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Plant Physiol. 2008 Oct;148(2):969-80. doi: 10.1104/pp.108.119933. Epub 2008 Aug 13.

Amino acid polymorphisms in strictly conserved domains of a P-type ATPase HMA5 are involved in the mechanism of copper tolerance variation in Arabidopsis.

Author information

1
Laboratory of Plant Cell Technology, Faculty of Applied Biological Sciences, Gifu University, Gifu, Japan.

Abstract

Copper (Cu) is an essential element in plant nutrition, but it inhibits the growth of roots at low concentrations. Accessions of Arabidopsis (Arabidopsis thaliana) vary in their tolerance to Cu. To understand the molecular mechanism of Cu tolerance in Arabidopsis, we performed quantitative trait locus (QTL) analysis and accession studies. One major QTL on chromosome 1 (QTL1) explained 52% of the phenotypic variation in Cu tolerance in roots in a Landsberg erecta/Cape Verde Islands (Ler/Cvi) recombinant inbred population. This QTL regulates Cu translocation capacity and involves a Cu-transporting P(1B-1)-type ATPase, HMA5. The Cvi allele carries two amino acid substitutions in comparison with the Ler allele and is less functional than the Ler allele in Cu tolerance when judged by complementation assays using a T-DNA insertion mutant. Complementation assays of the ccc2 mutant of yeast using chimeric HMA5 proteins revealed that N923T of the Cvi allele, which was identified in the tightly conserved domain N(x)(6)YN(x)(4)P (where the former asparagine was substituted by threonine), is a cause of dysfunction of the Cvi HMA5 allele. Another dysfunctional HMA5 allele was identified in Chisdra-2, which showed Cu sensitivity and low capacity of Cu translocation from roots to shoots. A unique amino acid substitution of Chisdra-2 was identified in another strictly conserved domain, CPC(x)(6)P, where the latter proline was replaced with leucine. These results indicate that a portion of the variation in Cu tolerance of Arabidopsis is regulated by the functional integrity of the Cu-translocating ATPase, HMA5, and in particular the amino acid sequence in several strictly conserved motifs.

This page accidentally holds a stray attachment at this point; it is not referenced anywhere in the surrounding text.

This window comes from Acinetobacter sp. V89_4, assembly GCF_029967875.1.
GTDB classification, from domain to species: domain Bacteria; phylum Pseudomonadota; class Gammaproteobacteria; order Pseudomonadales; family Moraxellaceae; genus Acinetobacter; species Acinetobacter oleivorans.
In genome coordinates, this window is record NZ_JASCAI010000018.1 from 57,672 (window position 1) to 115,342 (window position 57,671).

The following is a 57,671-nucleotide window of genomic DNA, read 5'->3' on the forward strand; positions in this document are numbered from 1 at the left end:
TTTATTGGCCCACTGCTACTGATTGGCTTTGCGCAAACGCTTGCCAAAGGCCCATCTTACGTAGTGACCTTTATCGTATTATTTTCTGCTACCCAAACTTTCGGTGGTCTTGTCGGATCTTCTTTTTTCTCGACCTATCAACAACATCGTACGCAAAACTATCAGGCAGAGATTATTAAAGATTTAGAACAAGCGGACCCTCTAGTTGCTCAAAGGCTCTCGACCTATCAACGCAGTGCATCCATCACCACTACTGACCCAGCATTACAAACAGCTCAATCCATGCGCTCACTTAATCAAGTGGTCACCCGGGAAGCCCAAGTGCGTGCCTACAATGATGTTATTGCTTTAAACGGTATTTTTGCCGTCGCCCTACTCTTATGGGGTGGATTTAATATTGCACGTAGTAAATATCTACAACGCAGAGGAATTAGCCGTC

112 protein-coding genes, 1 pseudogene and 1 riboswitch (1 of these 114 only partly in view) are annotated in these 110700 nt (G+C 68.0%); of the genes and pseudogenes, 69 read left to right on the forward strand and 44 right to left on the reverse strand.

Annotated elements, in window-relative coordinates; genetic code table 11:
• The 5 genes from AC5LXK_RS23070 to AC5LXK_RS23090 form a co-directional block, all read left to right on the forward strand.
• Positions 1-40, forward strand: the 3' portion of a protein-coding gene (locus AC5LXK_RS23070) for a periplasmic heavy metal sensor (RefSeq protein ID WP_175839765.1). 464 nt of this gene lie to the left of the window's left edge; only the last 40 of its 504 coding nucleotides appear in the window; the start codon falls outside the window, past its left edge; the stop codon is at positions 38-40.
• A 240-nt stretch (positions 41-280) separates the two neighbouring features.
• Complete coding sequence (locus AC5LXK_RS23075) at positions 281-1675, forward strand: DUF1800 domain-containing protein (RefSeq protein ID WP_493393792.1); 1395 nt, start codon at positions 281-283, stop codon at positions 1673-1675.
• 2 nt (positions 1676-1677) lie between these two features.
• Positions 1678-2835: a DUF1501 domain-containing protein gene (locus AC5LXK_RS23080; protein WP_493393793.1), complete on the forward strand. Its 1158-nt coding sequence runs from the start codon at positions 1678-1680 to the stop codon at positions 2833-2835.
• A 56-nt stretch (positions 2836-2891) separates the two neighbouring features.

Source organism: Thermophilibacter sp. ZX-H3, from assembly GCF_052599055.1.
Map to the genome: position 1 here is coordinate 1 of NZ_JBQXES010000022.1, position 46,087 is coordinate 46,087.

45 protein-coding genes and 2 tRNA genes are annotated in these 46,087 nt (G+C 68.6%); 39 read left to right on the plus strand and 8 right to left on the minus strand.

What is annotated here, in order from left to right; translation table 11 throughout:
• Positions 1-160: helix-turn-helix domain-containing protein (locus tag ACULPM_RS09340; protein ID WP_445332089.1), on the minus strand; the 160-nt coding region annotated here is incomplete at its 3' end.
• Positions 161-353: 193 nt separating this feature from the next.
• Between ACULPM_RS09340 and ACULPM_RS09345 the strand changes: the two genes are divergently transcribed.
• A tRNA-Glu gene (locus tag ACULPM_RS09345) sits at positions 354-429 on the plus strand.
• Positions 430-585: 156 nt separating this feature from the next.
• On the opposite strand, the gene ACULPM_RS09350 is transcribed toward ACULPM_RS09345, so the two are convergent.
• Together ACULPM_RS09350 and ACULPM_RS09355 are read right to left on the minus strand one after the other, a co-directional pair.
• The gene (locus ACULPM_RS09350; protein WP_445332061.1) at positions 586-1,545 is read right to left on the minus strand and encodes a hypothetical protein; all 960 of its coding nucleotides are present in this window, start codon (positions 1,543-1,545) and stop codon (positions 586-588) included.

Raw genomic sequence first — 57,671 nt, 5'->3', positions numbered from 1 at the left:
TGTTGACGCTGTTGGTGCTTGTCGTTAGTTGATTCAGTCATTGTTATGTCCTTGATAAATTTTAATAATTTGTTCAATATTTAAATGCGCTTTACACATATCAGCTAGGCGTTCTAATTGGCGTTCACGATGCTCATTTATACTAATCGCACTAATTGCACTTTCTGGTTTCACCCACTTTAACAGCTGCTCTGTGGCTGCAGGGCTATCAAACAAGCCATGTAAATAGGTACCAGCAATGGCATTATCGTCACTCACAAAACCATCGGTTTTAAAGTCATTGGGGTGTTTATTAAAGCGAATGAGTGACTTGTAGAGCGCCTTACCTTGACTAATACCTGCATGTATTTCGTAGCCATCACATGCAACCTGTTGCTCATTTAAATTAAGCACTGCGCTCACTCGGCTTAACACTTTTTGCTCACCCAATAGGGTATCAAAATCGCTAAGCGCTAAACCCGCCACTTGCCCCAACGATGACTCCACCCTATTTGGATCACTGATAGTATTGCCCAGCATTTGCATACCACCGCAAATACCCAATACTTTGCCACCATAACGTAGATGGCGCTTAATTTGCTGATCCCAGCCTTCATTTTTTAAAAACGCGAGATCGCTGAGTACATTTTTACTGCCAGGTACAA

PMID:
18701674
PMCID:
PMC2556842
DOI:
10.1104/pp.108.119933
[Indexed for MEDLINE]
Free PMC Article

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